Fig. 2
figure 2

Knocking down the expression of METTL3 impaired the migration and invasion ability of CRC cell lines in vitro and in vivo. (a) Left and right panel showed the expression level of METTL3 in DLD-1 and HCT116 cell lines transfected with siRNA determined by qRT-PCR and western blot. (b) Effect of knocking down the expression of METTL3 on transwell assay; Representative graphs are shown. Original magnification 200X; scale bar: 50 μm. (c) Effect of knocking down METTL3 level on scratching healing assay; The scratch was measured 48 h later; Representative graphs are shown. Original magnification, 40X; scale bar: 100 μm.(d) METTL3 level in DLD-1 cell line transfected with lentiviral shRNA. (e) Hepatic metastasis foci in metastasis model graphs were shown. Right panel showed the metastasis foci formed in the liver were compared between shControl and shMETTL3. Black dot indicated the metastatic foci. Data are presented as means ± standard deviation (*P < 0.05, **P < 0.01)

Table 1 Relevance of Analysis of METTL3 Expression in CRC Patients

METTL3 downregulation impaired the metastatic capacity of CRC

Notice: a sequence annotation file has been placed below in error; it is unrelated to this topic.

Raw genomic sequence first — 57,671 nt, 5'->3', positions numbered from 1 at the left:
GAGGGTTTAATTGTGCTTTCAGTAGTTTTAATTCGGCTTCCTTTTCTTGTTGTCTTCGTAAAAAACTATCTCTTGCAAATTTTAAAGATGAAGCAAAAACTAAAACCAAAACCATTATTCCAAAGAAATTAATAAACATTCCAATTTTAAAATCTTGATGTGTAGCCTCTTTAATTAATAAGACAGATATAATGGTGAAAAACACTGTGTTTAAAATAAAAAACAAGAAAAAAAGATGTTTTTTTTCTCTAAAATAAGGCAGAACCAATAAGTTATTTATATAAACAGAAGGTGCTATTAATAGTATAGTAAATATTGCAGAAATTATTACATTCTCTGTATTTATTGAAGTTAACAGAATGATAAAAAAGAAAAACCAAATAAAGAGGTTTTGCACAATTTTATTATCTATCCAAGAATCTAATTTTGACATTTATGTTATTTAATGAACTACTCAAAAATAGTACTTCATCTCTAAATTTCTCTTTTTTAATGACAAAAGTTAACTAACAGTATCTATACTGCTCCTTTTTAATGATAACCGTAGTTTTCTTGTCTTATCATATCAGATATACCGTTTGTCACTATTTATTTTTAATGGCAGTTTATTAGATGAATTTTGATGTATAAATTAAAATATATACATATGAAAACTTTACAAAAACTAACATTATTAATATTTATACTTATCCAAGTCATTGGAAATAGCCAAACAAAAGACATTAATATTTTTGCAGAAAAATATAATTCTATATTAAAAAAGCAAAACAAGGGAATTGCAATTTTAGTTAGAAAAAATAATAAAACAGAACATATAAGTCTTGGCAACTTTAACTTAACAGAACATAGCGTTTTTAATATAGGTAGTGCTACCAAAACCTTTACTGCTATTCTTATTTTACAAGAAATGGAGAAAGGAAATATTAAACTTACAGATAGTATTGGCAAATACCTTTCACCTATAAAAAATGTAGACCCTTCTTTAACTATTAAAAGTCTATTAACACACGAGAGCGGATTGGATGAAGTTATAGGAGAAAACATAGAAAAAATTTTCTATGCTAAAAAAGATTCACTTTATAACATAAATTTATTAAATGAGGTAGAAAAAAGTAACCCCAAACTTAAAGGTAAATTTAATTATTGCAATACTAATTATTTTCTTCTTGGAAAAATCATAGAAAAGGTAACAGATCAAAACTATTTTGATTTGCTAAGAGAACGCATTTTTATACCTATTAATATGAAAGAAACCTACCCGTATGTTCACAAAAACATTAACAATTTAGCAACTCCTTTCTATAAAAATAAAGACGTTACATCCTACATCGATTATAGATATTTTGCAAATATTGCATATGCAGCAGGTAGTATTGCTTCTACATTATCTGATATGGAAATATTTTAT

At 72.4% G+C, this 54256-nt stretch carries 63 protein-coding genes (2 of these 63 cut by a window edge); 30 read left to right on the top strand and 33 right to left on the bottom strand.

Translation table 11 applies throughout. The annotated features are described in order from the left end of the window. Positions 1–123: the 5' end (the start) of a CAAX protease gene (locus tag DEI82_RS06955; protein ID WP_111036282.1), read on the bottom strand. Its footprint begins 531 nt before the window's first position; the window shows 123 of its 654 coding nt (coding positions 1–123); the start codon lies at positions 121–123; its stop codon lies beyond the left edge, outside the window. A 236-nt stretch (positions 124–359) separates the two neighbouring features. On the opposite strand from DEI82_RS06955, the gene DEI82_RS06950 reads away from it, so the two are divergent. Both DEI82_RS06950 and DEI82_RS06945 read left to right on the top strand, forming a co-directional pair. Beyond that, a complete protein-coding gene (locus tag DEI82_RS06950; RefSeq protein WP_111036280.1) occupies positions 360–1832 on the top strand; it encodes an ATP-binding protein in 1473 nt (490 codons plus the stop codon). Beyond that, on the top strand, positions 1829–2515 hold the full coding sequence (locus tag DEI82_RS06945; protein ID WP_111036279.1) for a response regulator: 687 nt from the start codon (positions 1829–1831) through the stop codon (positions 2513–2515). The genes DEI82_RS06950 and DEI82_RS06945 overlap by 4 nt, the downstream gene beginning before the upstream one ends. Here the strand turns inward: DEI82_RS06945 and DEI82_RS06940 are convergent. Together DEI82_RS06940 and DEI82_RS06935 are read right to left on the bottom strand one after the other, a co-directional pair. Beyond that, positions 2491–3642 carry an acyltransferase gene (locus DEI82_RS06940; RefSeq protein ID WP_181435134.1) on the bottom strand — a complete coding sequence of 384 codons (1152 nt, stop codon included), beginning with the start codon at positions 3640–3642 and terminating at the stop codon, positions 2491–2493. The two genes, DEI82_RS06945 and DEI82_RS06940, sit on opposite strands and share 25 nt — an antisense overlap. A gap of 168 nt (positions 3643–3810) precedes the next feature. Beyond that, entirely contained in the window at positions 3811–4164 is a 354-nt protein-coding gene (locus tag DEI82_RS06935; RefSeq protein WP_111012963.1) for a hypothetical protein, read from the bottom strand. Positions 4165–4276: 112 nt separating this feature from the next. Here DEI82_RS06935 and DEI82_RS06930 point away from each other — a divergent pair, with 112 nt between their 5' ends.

To investigate the pivotal role of METTL3 in CRC, two cell lines were selected, including DLD-1 and HCT116, for further research, on the basis of their expression pattern. We then silenced METTL3 in DLD-1 and HCT116 cells with two distinct siRNA (siMETTL3–1 and siMETTL3–2). The knockdown efficiency was assessed by qRT-PCR and western blot, and the results showed that METTL3 expression was knocked down effectively by siRNA in both DLD-1 and HCT116 cell lines (Fig. 2a). Proliferation ability was measured by colony formation, CCK8, and EdU assay. However, no significant results were found in these assays (data not shown). Transwell assay and scratch wound healing assay were then performed to detect whether METTL3 depletion could affect migration and invasion ability. Transwell assay results showed that METTL3 depletion significantly impaired the migration and invasion of CRC cells as compared to that of the control group (Fig. 2b); scratch wound healing assay also showed the same results (Fig. 2c). Besides that, a metastatic cell line (LoVo) was brought to the experiments. The same two siRNAs were used to knockdown the expression of METTL3 in LoVo cell line, and results were showed in Additional file 4: Fig. S3 Consistent with the results of knocking down of METTL3 in HCT116 and DLD-1 cell lines, the knock-down of METTL3 in LoVo cells presented the suppression of cell migration and invasion.